Waiting for the Barbarians
Essays from the Classics
to Pop Culture
New York Review Books, $24.95, 423 pp.
In his play The Frogs, Aristophanes imagines Aeschylus and Euripides meeting in Hades and arguing about which of them is the greater poet. Aeschylus claims to present noble ideals to which his audience can aspire; Euripides, to present a democratic view of his audience as they really are. The two settle their dispute by weighing their collected works. Aeschylus wins because his plays are physically heavier, not because they are more beautiful. His reward is to return to the land of the living.
Here Aristophanes treats literary comparisons—and perhaps all criticism—as little more than a joke. But his contemporary Aristotle thought criticism very serious indeed. In his Poetics, he carefully defines literary genres and methods and compares poets and their works on the basis of their themes and technical skill. Aristotle is more exacting, Aristophanes more fun. Good criticism needs to be both.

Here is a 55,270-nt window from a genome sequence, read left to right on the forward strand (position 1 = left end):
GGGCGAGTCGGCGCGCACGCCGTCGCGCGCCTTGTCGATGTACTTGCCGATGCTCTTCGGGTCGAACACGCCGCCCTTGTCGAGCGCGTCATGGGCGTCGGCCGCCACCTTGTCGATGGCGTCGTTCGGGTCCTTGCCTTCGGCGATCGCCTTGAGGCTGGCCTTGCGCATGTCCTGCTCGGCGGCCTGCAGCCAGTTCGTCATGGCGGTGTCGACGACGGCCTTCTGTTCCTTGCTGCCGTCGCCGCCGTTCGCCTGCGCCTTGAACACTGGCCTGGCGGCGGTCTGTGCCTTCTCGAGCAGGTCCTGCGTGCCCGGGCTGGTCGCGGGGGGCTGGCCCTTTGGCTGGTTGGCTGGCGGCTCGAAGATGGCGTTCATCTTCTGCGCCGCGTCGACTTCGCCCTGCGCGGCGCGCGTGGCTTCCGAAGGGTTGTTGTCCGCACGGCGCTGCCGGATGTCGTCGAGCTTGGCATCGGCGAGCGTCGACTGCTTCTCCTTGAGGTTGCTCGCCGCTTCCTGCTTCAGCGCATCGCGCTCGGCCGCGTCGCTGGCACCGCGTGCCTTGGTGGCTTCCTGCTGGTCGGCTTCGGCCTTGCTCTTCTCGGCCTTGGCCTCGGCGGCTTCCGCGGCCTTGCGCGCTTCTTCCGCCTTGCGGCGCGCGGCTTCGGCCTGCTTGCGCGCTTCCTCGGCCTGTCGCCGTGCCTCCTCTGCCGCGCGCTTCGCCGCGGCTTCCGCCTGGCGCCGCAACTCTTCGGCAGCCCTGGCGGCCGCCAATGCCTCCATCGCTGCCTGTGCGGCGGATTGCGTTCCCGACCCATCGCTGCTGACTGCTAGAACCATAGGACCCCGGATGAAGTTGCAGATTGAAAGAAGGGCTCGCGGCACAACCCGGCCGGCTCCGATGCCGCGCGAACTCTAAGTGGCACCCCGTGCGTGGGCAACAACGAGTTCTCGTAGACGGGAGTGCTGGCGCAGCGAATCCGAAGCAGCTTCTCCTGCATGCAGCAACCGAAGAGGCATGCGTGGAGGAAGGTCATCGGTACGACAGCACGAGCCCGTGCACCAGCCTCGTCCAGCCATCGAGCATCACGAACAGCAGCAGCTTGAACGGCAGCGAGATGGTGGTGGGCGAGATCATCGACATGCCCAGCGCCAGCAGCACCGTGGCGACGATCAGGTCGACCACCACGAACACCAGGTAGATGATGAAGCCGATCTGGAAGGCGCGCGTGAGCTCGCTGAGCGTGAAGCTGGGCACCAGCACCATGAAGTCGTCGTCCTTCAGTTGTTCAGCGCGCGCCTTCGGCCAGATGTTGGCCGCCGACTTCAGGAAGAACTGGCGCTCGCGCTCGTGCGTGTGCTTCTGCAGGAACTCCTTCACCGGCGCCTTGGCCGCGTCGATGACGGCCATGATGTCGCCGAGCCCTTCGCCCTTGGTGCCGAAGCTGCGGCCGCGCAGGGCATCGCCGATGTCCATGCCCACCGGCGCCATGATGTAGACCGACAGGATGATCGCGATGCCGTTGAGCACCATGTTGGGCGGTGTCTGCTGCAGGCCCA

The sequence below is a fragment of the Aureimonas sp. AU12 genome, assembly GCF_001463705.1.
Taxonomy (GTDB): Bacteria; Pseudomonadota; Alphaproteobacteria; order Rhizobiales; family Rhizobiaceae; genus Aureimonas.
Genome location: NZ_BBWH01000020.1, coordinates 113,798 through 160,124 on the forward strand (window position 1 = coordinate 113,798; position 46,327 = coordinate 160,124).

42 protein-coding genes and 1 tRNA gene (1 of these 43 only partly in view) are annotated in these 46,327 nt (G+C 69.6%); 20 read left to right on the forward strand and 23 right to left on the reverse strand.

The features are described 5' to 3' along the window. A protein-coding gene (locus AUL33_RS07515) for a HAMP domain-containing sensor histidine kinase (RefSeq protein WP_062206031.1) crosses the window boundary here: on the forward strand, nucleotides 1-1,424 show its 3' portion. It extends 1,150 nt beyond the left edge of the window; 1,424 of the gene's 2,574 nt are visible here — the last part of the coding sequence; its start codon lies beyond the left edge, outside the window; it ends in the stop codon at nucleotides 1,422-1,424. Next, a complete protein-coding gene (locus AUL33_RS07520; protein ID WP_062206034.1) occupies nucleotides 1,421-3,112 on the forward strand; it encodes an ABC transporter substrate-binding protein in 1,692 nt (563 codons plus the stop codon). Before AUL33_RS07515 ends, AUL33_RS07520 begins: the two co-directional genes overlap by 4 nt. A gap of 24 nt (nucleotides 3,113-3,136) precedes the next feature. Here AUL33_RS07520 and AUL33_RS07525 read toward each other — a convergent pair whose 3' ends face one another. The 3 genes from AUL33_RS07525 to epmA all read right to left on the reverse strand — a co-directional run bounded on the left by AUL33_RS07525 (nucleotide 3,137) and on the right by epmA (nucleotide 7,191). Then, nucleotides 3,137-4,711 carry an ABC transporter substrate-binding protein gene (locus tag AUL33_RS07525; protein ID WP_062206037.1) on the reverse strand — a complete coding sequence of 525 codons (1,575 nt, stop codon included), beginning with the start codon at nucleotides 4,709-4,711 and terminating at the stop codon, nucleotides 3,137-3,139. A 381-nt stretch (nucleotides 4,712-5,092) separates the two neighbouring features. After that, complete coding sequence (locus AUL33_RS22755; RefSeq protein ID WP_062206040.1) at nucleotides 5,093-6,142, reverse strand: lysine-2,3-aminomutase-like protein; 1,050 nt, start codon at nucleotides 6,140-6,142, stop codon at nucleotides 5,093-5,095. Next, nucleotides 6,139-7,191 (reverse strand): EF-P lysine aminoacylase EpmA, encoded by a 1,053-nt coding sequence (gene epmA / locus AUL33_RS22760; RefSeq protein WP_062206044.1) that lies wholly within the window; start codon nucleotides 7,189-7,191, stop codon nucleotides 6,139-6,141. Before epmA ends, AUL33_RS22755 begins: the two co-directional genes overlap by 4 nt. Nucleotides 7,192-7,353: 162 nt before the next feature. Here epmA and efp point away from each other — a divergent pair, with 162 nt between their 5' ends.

Daniel Mendelsohn, who is both a classical scholar and a critic, is no stranger to either Aristophanes or Aristotle. And there is a hint of both in a piece called “A Critic’s Manifesto,” which he wrote for the New Yorker’s website. “All criticism,” he writes, “is based on the equation: knowledge + taste = meaningful judgment.” For a critic to be knowledgeable, he must be able to place the work he’s discussing in its proper context, and this context...
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About the Author
Scott D. Moringiello is the Lawrence C. Gallen Fellow in the Humanities at Villanova University where he teaches the Augustine and Culture Seminar and courses in the theology department. He blogs at dotCommonweal.